Just a bit further from this point we came to a gigantic flat crater.  It was a long stretch of flat trail leading to the other end of the crater.  The distance looks deceiving and actually is about a 1 or 2km long!

In the picture above, Mount Doom is off to the right of us.  And here is a picture of the same flat crater but from the other end looking back at the trail.

Now as soon as we got to this incline, this is where it got really steep and with no help from the stairs before.  At some points we were literally climbing with our hands to help us up along the trail.  It was very physically taxing, but we made sure to take lots of small breaks to give our muscles a quick rejuvenation before continuing onward.  The map we had also indicated that this leg of the trail was the steepest going in our direction so we both knew once we passed this threshold the rest would mostly be cake.  If you look at the picture with Steve standing in front of the long flat trail through the crater, you can look at the landscape to his left and that is basically this leg of the trail.  Where you see that first darker rock area to his left that extends from the bottom of the crater up to the top of the ridge, that’s the highest point (that you can see in that picture) of this leg of the trail.  And then finally, this picture below is when we reached the top!  And yes, there was still a little bit to go, haha.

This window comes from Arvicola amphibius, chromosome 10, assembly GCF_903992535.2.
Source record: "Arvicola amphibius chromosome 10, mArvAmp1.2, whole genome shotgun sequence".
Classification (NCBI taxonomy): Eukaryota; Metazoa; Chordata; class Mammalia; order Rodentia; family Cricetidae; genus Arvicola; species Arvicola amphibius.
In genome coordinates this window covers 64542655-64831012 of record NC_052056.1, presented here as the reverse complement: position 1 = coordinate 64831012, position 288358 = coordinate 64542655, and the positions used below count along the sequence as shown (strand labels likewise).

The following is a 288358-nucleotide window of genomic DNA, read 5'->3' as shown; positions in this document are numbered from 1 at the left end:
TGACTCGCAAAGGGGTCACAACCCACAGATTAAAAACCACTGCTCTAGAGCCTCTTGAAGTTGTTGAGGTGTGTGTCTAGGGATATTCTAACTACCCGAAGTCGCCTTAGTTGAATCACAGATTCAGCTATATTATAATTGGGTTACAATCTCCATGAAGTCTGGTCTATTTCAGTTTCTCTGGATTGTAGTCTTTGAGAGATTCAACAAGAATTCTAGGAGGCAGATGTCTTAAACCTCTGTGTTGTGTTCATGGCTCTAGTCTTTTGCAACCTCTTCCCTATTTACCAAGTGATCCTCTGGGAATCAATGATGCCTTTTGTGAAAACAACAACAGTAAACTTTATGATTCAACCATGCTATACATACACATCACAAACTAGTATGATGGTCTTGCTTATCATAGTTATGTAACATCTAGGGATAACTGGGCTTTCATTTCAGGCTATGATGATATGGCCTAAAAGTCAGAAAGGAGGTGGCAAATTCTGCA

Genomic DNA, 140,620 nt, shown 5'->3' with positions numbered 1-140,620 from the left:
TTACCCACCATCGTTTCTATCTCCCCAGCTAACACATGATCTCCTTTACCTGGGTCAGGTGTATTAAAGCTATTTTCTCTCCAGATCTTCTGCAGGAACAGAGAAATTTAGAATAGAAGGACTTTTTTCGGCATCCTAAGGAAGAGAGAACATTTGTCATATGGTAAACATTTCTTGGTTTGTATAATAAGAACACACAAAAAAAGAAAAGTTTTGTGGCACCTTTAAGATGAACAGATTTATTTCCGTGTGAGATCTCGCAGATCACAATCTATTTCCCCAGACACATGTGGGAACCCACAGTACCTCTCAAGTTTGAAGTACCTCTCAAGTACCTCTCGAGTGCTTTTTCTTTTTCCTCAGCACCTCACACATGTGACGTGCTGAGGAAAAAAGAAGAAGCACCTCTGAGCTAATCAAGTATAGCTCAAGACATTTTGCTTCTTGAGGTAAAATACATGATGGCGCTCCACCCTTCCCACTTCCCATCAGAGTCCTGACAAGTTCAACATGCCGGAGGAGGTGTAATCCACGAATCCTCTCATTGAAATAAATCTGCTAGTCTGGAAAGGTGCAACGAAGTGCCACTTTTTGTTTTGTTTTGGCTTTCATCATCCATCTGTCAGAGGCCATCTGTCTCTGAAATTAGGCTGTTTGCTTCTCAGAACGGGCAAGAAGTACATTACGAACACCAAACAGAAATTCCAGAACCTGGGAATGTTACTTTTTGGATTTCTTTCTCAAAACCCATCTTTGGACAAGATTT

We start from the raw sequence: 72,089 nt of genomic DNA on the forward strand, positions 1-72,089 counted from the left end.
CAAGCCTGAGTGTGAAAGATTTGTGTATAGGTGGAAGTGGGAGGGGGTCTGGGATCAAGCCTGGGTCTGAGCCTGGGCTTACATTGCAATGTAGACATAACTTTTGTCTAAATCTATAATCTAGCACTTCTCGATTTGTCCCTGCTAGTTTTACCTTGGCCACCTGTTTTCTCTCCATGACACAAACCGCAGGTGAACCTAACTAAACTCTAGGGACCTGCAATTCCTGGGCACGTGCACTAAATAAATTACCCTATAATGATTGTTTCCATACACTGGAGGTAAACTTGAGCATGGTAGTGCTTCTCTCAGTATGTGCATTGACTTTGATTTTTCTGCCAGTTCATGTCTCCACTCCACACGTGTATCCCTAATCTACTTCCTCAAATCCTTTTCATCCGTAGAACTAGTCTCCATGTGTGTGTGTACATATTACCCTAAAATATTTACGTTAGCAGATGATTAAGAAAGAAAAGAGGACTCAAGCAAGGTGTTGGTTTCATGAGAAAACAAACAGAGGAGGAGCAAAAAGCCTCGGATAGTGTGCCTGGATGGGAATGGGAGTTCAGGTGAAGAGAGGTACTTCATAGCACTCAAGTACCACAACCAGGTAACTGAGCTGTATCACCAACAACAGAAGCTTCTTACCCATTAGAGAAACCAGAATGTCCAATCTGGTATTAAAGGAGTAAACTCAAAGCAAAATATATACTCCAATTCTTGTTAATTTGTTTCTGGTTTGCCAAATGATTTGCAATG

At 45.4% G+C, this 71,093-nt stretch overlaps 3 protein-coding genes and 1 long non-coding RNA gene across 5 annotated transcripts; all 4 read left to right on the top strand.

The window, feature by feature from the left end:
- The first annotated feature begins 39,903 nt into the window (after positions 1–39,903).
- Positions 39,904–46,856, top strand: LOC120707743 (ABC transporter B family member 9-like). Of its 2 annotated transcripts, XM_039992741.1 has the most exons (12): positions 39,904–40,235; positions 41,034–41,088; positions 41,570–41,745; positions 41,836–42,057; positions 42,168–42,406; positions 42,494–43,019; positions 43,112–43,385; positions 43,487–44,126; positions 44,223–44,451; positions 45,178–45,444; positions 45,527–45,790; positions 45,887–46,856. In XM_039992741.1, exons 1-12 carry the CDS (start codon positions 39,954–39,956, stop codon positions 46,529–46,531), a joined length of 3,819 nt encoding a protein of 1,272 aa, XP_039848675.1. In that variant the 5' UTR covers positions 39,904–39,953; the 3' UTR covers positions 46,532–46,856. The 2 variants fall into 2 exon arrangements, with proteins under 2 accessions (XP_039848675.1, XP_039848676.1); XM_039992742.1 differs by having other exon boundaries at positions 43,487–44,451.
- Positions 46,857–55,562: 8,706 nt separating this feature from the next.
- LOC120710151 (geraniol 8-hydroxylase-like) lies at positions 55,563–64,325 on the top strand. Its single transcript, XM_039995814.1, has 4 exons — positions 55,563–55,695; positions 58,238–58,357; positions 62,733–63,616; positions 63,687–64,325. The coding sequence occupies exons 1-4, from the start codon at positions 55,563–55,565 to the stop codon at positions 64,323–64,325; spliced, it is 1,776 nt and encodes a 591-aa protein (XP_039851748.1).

This small peak just up ahead in the photo was the actual high point of the Tongariro Alpine Crossing, but there was another trail that veered off that was 2 hours each way that would take you to the top of Mount Tongariro.  We passed on that one as well for the sake of getting back to the car before dark.  At this point in the trail there were some really fantastic geographical things going on.  To the right of the photo there was this large red area of rock with a huge grey gash in the side of it.  I do not know what it is or how it got there or why, but it was amazing to look at.  It reminded me of the strange powers the earth has when it slowly moves and changes the landscapes.  You can also see Mount Doom behind that as well.